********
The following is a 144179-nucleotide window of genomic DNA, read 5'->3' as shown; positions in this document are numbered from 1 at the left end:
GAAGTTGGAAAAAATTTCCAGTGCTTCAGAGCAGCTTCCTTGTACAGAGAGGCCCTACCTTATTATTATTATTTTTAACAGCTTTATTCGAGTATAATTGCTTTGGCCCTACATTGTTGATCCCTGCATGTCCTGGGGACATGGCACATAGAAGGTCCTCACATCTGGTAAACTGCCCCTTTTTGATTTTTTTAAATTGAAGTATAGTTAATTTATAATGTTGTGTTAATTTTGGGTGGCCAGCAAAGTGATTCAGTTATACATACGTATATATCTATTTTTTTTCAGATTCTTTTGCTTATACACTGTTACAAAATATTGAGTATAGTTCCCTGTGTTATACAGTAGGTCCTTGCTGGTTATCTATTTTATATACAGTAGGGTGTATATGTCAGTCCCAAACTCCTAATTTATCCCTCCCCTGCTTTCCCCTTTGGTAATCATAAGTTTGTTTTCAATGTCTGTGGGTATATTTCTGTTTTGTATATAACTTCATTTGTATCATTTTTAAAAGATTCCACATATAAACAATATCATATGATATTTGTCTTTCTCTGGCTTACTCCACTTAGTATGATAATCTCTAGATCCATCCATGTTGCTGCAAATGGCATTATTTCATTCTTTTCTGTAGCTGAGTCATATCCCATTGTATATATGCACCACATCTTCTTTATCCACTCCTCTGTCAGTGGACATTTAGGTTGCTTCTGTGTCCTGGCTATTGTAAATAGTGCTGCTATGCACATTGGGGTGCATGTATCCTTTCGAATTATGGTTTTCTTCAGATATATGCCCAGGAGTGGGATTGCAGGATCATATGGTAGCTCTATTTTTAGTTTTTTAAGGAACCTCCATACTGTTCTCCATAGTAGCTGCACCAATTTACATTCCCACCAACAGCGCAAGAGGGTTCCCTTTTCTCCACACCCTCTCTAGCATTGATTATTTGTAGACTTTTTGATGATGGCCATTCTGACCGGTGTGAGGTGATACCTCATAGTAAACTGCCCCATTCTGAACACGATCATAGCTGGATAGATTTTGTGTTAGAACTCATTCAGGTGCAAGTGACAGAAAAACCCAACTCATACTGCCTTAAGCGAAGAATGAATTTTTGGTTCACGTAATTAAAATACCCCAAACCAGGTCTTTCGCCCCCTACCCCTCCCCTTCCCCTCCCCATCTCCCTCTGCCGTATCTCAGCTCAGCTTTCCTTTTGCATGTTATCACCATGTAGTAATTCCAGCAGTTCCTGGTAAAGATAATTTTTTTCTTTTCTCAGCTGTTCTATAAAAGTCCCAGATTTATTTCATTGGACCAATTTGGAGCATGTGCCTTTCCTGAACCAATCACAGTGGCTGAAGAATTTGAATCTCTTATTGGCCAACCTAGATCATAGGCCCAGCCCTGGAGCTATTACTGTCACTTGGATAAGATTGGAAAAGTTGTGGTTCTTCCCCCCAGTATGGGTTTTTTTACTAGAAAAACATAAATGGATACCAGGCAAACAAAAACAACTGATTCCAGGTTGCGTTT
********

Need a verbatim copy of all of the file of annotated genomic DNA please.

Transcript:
The following is a 144179-nucleotide window of genomic DNA, read 5'->3' as shown; positions in this document are numbered from 1 at the left end:
GAAGTTGGAAAAAATTTCCAGTGCTTCAGAGCAGCTTCCTTGTACAGAGAGGCCCTACCTTATTATTATTATTTTTAACAGCTTTATTCGAGTATAATTGCTTTGGCCCTACATTGTTGATCCCTGCATGTCCTGGGGACATGGCACATAGAAGGTCCTCACATCTGGTAAACTGCCCCTTTTTGATTTTTTTAAATTGAAGTATAGTTAATTTATAATGTTGTGTTAATTTTGGGTGGCCAGCAAAGTGATTCAGTTATACATACGTATATATCTATTTTTTTTCAGATTCTTTTGCTTATACACTGTTACAAAATATTGAGTATAGTTCCCTGTGTTATACAGTAGGTCCTTGCTGGTTATCTATTTTATATACAGTAGGGTGTATATGTCAGTCCCAAACTCCTAATTTATCCCTCCCCTGCTTTCCCCTTTGGTAATCATAAGTTTGTTTTCAATGTCTGTGGGTATATTTCTGTTTTGTATATAACTTCATTTGTATCATTTTTAAAAGATTCCACATATAAACAATATCATATGATATTTGTCTTTCTCTGGCTTACTCCACTTAGTATGATAATCTCTAGATCCATCCATGTTGCTGCAAATGGCATTATTTCATTCTTTTCTGTAGCTGAGTCATATCCCATTGTATATATGCACCACATCTTCTTTATCCACTCCTCTGTCAGTGGACATTTAGGTTGCTTCTGTGTCCTGGCTATTGTAAATAGTGCTGCTATGCACATTGGGGTGCATGTATCCTTTCGAATTATGGTTTTCTTCAGATATATGCCCAGGAGTGGGATTGCAGGATCATATGGTAGCTCTATTTTTAGTTTTTTAAGGAACCTCCATACTGTTCTCCATAGTAGCTGCACCAATTTACATTCCCACCAACAGCGCAAGAGGGTTCCCTTTTCTCCACACCCTCTCTAGCATTGATTATTTGTAGACTTTTTGATGATGGCCATTCTGACCGGTGTGAGGTGATACCTCATAGTAAACTGCCCCATTCTGAACACGATCATAGCTGGATAGATTTTGTGTTAGAACTCATTCAGGTGCAAGTGACAGAAAAACCCAACTCATACTGCCTTAAGCGAAGAATGAATTTTTGGTTCACGTAATTAAAATACCCCAAACCAGGTCTTTCGCCCCCTACCCCTCCCCTTCCCCTCCCCATCTCCCTCTGCCGTATCTCAGCTCAGCTTTCCTTTTGCATGTTATCACCATGTAGTAATTCCAGCAGTTCCTGGTAAAGATAATTTTTTTCTTTTCTCAGCTGTTCTATAAAAGTCCCAGATTTATTTCATTGGACCAATTTGGAGCATGTGCCTTTCCTGAACCAATCACAGTGGCTGAAGAATTTGAATCTCTTATTGGCCAACCTAGATCATAGGCCCAGCCCTGGAGCTATTACTGTCACTTGGATAAGATTGGAAAAGTTGTGGTTCTTCCCCCCAGTATGGGTTTTTTTACTAGAAAAACATAAATGGATACCAGGCAAACAAAAACAACTGATTCCAGGTTGCGTTT